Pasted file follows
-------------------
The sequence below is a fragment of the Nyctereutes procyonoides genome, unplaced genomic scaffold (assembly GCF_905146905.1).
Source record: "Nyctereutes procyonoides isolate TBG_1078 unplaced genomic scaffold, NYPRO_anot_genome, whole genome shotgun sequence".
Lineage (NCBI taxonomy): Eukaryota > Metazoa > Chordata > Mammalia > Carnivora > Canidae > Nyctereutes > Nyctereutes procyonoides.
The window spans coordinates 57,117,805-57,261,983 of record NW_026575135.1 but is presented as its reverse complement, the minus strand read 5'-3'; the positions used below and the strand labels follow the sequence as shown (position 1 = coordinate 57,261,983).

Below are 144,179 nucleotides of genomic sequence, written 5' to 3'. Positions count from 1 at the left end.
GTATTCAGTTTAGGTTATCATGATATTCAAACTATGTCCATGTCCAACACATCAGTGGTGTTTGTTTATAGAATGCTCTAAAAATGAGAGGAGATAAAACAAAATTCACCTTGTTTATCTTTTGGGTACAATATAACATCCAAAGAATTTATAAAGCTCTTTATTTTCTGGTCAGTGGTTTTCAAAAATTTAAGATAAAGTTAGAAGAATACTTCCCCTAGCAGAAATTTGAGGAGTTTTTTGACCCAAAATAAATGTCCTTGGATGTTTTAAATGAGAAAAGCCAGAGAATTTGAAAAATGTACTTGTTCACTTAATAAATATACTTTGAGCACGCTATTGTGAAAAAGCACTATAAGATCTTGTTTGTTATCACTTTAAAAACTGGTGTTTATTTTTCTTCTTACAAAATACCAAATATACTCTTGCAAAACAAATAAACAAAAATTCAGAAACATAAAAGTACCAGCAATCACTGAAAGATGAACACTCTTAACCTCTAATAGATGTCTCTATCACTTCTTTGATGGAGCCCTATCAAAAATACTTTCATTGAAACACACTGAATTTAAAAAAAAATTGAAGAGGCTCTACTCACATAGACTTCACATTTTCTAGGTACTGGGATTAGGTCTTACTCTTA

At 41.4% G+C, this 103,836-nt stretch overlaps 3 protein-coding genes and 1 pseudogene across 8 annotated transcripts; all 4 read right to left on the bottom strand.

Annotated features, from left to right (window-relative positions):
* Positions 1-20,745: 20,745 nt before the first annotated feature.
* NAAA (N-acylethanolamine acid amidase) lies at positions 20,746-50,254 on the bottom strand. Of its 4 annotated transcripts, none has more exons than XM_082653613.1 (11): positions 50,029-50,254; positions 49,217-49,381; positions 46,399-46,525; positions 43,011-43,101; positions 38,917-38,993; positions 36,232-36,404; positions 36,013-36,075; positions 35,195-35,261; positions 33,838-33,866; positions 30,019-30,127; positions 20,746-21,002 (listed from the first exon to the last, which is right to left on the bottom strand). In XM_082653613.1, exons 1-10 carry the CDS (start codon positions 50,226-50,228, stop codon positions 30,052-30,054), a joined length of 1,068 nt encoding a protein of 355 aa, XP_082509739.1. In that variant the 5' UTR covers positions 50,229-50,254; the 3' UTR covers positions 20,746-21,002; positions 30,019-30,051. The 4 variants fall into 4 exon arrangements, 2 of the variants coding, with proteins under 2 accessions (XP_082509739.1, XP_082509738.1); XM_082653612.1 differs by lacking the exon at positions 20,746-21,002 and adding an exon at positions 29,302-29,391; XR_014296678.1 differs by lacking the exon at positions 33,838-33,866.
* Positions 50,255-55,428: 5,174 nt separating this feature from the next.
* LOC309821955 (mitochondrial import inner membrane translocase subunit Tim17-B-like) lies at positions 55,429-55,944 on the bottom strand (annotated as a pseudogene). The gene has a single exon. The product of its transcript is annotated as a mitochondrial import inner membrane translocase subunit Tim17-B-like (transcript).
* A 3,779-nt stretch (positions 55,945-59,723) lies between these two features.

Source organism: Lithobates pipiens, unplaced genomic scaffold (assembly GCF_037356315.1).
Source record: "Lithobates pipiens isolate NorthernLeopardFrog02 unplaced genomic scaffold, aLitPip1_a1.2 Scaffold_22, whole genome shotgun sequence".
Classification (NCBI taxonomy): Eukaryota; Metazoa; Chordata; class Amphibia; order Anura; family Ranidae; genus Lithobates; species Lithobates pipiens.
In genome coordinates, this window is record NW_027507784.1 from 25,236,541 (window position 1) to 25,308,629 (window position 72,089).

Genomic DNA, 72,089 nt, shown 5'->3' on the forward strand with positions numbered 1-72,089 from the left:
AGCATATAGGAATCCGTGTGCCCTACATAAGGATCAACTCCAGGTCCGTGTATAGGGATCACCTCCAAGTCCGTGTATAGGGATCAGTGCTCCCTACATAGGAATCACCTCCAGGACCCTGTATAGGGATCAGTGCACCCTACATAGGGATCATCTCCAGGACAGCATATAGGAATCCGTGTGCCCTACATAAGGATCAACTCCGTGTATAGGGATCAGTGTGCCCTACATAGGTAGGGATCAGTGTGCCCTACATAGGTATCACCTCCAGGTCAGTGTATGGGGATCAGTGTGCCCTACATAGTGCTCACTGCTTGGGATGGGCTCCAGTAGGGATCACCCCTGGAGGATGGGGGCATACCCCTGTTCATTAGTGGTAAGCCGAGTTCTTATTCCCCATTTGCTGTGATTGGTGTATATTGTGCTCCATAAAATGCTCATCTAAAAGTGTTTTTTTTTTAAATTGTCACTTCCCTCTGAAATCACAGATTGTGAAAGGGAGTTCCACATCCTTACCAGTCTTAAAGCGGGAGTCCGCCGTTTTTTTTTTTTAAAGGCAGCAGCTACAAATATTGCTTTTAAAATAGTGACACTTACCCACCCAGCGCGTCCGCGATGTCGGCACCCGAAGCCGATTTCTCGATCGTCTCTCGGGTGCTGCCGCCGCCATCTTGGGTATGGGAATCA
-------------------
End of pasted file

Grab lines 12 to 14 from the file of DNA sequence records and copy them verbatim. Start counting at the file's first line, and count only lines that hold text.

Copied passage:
* LOC309821955 (mitochondrial import inner membrane translocase subunit Tim17-B-like) lies at positions 55,429-55,944 on the bottom strand (annotated as a pseudogene). The gene has a single exon. The product of its transcript is annotated as a mitochondrial import inner membrane translocase subunit Tim17-B-like (transcript).
* A 3,779-nt stretch (positions 55,945-59,723) lies between these two features.

Source organism: Lithobates pipiens, unplaced genomic scaffold (assembly GCF_037356315.1).